Domestic and international open government community- and capacity-building is central the OGP’s mission, not least because the mutual support and learning it offers to members. Identifying the most effective mechanisms and channels for ensuring such efforts are having a demonstrable impact on the public good is contingent upon having in place appropriate benchmarks and indicators for measuring success and failures. Paradoxically, the definitions provided in the IRM Procedures Manual regarding its evaluation indicators mitigate against assessing open government community-building efforts that reach beyond domestic borders as being relevant to OGP values. Therefore, within the context of Canada’s national action plan it would be optimal for its internationally-oriented community- and capacity-building initiatives to be constructed around clearly delineated challenges, issues, or problems with which Canadians also must contend or for which a connection to domestic considerations of transparency, accountability, and citizen engagement is present.

Recognising the seeming failure of those responsible for drafting this commitment to heed the recommendations advanced in previous Canada IRM reports regarding internationally focused work, the IRM researcher reiterates the recommendation of his predecessor regarding this matter. When participating in international engagements within the context of an OGP national action plan the intended returns of such obligations need to be clearly explained in precise detail and accompanied with pertinent indicators for measuring success.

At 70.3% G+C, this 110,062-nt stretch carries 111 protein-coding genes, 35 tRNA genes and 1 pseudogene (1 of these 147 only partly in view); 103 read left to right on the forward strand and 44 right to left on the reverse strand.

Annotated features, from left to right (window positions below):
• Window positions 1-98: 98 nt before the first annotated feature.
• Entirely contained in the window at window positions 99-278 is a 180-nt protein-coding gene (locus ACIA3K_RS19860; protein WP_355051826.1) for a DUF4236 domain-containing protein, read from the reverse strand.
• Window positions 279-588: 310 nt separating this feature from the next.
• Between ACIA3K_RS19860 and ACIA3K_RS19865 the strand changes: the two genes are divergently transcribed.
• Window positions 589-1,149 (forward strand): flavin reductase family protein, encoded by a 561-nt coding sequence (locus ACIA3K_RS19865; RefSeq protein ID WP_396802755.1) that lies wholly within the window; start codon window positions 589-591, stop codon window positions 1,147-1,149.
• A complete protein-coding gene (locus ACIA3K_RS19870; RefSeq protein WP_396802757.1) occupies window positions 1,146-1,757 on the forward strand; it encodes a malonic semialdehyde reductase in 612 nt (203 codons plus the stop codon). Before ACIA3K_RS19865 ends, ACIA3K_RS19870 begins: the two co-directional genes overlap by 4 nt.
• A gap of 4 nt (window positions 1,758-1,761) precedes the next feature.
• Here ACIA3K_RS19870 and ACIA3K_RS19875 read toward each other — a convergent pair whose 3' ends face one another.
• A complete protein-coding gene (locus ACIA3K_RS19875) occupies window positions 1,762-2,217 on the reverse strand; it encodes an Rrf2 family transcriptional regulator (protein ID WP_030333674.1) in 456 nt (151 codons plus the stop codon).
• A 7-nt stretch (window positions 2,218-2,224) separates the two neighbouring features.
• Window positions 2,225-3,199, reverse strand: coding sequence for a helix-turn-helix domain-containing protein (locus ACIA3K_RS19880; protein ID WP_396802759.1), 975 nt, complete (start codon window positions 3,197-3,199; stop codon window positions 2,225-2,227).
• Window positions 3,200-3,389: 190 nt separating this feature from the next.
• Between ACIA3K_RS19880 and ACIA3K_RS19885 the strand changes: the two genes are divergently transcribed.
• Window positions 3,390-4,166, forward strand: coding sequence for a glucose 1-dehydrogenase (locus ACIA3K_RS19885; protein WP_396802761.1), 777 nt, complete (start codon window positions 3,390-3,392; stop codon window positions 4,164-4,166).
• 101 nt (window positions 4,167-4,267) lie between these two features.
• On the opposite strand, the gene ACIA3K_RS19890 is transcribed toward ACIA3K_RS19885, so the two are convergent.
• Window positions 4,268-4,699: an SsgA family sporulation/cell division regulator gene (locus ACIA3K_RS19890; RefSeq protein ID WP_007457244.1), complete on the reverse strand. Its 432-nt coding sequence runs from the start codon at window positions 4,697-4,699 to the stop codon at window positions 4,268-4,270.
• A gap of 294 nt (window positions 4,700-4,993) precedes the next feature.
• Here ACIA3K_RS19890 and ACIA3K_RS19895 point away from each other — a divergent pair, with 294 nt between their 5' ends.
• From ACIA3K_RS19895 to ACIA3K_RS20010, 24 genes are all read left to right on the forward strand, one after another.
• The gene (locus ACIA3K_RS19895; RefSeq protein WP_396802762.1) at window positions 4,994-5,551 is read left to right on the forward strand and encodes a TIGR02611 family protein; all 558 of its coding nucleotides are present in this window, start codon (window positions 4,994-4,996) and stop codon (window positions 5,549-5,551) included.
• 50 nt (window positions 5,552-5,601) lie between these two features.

[81] Third Biennial Plan to the Open Government Partnership (2016-18). http://www.opengovpartnership.org/sites/default/files/Canada_AP3.pdf
[84] Ibid.,

Commitments

  1. User-Friendly Open Government

    CA0064, 2018, Access to Information

  2. Financial Transparency and Accountability

    CA0065, 2018, Access to Information

  3. Corporate Transparency

    CA0066, 2018, Anti-Corruption

  4. Digital Government and Services

    CA0067, 2018, Automated Decision-Making

  5. Open Science

    CA0068, 2018, Access to Information

  6. Healthy Democracy